PRIMARY HOME: Mirada Drive on San Juan Hill near the Stanford University campus - a three-story 18,000 square foot mansion designed by Mrs. Hoover and identified with Pueblo, Algerian, and International styles
PALO ALTO, CALIFORNIA / 1920-1944
HOOVER ARTIFACTS FROM CALIFORNIA include artwork, personal possessions, a blanket chest and more Chinese porcelains, a Stetson cowboy hat of Lou Hoover's, and the headboard and footboard of the Hoovers' bed.
FLOOR PLANS for each of the three floors of "Lou Henry Hoover House"
Although both Iowa-born, Herbert and Lou Hoover were Californians at heart. In April 1917, Lou began designs for a sprawling home on the edge of the campus of Stanford University . In 1920 they moved in, although Bert's duties in Washington kept the family hopping from the east coast to the west, and back again.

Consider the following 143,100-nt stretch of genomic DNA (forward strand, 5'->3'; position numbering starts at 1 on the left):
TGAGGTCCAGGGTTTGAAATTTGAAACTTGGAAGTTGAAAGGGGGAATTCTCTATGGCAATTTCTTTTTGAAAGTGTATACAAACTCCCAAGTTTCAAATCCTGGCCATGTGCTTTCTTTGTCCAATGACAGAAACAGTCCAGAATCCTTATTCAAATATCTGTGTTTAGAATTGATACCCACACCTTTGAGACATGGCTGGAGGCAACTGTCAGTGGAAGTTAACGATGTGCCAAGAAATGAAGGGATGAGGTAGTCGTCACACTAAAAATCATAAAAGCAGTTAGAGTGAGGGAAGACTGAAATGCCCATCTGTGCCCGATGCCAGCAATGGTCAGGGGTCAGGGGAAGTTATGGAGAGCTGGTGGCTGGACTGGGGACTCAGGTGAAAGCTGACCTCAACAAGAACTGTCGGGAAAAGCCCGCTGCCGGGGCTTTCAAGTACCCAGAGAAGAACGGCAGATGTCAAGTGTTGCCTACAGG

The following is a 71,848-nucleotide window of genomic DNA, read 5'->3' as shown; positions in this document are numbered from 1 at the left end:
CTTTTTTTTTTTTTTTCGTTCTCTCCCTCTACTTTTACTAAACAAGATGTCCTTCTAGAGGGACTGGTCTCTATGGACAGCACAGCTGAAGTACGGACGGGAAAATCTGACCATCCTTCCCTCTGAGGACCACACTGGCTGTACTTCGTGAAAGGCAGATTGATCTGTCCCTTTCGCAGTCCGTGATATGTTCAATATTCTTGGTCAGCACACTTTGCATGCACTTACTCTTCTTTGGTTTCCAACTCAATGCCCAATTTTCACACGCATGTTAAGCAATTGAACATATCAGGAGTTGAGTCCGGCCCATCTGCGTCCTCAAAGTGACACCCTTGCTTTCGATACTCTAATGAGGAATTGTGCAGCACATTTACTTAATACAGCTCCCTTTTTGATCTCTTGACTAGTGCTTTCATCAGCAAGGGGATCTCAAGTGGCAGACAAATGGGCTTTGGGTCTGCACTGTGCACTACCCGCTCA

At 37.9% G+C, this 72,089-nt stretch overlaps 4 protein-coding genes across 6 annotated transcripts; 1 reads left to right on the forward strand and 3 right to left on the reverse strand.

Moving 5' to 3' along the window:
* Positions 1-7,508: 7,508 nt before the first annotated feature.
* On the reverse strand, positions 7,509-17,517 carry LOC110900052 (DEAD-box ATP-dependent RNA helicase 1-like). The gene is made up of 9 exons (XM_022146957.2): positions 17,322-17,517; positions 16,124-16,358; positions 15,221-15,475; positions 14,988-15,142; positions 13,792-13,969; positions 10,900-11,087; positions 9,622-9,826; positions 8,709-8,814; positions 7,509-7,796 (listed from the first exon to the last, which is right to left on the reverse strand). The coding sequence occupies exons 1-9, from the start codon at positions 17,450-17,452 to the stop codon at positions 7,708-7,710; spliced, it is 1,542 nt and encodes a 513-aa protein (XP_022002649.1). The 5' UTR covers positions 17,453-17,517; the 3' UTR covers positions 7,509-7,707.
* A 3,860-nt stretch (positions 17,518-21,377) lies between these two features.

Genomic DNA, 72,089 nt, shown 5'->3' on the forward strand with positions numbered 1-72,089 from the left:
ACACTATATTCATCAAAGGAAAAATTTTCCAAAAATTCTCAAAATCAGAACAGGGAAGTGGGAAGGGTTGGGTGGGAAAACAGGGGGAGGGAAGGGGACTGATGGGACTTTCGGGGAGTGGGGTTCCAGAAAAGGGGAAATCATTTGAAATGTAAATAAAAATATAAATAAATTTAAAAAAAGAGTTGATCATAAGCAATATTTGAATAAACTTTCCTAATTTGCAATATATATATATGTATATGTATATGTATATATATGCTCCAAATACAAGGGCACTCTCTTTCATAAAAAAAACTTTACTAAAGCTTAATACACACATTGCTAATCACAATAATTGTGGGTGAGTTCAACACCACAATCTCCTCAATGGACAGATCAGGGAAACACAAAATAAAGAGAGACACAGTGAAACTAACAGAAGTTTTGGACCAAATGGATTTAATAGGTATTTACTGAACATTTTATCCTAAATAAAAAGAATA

Mrs. Hoover collaborated with architect Birge M. Clark to create a unique residence with a mix of architectural styles. The exterior encourages indoor-outdoor living with rooftop terraces and exterior stairways. The interior featured leaded glass windows, ceiling beams that echo coved ceilings, and secret panels. Displayed within its 26 rooms and 12 fireplaces were collections from their years abroad: Persian rugs, Peruvian bowls, Chinese porcelains, and embroidered Belgian four sacks.
After Lou's death in January 1944, Herbert Hoover donated their home to the university. The "Lou Henry Hoover House" now serves as the official residence of Stanford presidents and has been designated a National Historic Landmark.
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